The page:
Before we dive into the differences between budgeting and forecasting, it should be said that each are tools that companies use to establish a plan for where the company is heading. The tools can be used to track its direction to align the two based on the end-goals of business owners.
Generally speaking, budgeting quantifies the expectation of revenue for a future period. Whereas forecasting estimates the income or revenue that may be achieved over that time. But more on the differences between the two later.
Let’s talk about the difference between budgeting and forecasting
- Defining the differences between budgeting and forecasting
- Comparing the top five differences between budgeting and forecasting
- Do I need a budget or a forecast?
- Key takeaways on the differences between budgeting and forecasting
Budgeting and financial forecasting are generally used together. However, there are distinct differences that exist between the two. Depending on what your business goals are, you may more heavily rely on one or the other but will always need both to plan, adjust, and execute business strategies effectively.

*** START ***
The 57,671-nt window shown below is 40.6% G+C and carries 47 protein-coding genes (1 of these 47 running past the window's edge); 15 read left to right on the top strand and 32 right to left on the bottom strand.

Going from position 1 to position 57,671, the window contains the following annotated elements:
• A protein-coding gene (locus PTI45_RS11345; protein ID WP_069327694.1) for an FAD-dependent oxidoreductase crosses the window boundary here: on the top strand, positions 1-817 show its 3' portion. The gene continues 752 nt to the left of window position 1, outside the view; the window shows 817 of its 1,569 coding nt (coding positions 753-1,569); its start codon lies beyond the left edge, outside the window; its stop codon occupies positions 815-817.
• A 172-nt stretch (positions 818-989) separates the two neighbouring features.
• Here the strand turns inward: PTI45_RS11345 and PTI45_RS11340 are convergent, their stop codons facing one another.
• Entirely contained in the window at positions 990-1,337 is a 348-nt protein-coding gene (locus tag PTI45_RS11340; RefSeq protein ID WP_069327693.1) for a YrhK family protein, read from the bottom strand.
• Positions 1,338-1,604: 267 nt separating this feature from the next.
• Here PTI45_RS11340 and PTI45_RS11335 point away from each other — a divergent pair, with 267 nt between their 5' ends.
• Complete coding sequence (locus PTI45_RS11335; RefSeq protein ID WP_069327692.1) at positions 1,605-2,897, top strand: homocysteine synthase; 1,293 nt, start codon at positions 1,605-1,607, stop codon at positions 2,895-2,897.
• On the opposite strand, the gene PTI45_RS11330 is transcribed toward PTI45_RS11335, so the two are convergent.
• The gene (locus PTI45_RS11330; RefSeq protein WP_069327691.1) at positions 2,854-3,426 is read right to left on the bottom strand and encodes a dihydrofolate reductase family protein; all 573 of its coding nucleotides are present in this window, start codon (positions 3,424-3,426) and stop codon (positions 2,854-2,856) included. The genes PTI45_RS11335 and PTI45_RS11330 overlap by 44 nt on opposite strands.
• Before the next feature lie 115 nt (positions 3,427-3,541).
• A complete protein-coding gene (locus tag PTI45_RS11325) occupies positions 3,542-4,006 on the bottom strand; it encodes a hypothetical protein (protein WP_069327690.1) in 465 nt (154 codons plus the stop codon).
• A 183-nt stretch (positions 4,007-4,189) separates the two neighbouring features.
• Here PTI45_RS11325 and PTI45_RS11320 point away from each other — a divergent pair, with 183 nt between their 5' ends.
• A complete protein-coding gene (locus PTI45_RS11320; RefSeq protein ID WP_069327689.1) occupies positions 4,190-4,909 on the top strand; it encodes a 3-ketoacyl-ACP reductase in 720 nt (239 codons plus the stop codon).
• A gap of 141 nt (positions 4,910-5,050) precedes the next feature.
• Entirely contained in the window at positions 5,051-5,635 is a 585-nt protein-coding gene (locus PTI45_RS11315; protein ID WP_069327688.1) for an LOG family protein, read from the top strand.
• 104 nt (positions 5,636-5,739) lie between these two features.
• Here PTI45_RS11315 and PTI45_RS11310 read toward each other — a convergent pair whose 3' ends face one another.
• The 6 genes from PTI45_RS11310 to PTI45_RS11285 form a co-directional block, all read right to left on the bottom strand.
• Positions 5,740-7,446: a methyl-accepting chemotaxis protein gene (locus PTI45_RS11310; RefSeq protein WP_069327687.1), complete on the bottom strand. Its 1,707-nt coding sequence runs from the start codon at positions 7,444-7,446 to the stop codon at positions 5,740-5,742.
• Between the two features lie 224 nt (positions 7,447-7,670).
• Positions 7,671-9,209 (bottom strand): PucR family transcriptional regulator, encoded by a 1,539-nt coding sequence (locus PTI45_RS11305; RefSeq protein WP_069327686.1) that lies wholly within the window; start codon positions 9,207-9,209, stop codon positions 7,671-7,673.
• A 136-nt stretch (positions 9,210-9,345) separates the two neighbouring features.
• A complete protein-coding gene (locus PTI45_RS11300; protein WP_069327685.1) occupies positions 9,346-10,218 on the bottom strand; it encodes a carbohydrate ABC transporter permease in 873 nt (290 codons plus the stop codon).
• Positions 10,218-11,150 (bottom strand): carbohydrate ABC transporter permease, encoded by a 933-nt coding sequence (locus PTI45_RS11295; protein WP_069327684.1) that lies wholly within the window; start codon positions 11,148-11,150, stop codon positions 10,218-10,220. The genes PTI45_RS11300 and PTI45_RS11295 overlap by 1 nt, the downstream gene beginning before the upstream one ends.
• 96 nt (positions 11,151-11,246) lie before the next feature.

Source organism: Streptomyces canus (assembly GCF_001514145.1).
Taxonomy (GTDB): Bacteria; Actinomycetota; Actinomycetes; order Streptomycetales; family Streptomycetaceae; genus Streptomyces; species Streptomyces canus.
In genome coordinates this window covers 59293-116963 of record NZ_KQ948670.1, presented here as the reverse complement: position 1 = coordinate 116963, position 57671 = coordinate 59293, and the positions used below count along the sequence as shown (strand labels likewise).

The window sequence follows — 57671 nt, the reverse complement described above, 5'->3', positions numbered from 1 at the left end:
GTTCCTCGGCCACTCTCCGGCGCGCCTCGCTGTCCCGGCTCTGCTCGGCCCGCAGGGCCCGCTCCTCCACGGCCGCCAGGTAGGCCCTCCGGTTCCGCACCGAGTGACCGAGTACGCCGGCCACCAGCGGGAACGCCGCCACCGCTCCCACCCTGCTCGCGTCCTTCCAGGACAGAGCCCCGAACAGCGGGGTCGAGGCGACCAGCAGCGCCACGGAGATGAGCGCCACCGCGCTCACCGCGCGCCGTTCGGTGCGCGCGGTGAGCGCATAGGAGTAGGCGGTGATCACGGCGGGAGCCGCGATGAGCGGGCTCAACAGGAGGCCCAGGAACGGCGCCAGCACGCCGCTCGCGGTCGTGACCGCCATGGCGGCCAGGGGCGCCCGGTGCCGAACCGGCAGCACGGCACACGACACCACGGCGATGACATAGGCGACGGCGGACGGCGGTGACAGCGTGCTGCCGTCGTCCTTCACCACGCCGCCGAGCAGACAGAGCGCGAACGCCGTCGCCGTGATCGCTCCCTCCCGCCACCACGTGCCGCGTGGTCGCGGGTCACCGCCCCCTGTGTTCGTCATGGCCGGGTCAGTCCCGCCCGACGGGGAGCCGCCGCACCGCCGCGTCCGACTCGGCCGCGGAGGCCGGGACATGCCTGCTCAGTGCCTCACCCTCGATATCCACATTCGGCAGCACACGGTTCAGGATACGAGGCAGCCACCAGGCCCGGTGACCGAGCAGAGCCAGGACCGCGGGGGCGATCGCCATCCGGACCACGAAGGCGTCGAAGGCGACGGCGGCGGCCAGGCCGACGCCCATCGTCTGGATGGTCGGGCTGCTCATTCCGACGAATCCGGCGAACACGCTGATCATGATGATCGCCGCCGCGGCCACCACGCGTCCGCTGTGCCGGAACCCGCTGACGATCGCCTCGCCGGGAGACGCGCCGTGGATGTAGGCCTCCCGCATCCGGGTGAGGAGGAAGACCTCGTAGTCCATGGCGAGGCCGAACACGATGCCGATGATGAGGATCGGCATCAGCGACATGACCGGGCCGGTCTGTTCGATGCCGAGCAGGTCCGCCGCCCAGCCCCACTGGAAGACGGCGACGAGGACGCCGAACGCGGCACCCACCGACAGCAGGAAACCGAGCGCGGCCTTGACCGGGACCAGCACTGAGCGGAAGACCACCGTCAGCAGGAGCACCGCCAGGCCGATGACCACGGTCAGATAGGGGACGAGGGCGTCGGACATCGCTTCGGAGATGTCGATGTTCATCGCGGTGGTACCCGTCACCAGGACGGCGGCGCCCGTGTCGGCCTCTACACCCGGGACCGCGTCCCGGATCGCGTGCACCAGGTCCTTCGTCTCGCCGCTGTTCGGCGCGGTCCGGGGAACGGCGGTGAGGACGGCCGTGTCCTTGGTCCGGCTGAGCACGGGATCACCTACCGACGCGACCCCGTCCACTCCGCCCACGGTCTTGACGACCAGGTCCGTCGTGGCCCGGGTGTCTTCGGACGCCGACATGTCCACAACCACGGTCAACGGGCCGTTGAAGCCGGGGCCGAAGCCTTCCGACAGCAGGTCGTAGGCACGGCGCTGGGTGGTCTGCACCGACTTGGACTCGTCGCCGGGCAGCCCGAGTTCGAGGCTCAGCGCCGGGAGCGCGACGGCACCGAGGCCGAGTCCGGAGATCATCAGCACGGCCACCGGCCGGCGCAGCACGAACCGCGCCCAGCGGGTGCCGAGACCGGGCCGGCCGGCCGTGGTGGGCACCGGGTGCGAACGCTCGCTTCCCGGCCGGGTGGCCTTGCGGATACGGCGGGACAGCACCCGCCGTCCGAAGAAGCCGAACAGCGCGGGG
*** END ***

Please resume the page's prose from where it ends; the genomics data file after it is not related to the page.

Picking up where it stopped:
Defining the differences between budgeting and forecasting
What is a budget?
A budget is an outline of expectations for what a company wants to achieve for a particular period, usually one year. Characteristics of budgeting include:
Estimates of revenues and expenses.
- Expected cash flows.
- Expected debt reduction.
- A budget is compared to actual results to calculate the variances between the two figures.
Budgeting represents a company’s financial position, cash flow, and goals. A company’s budget is usually re-evaluated periodically, usually once per fiscal year, depending on how management wants to update the information. Budgeting creates a baseline to compare actual results to determine how the results vary from the expected performance.
What is a financial forecast?
Financial forecasting estimates a company’s future financial outcomes by examining historical data, allowing management teams to anticipate results based on previous information.
Characteristics of financial forecasting include: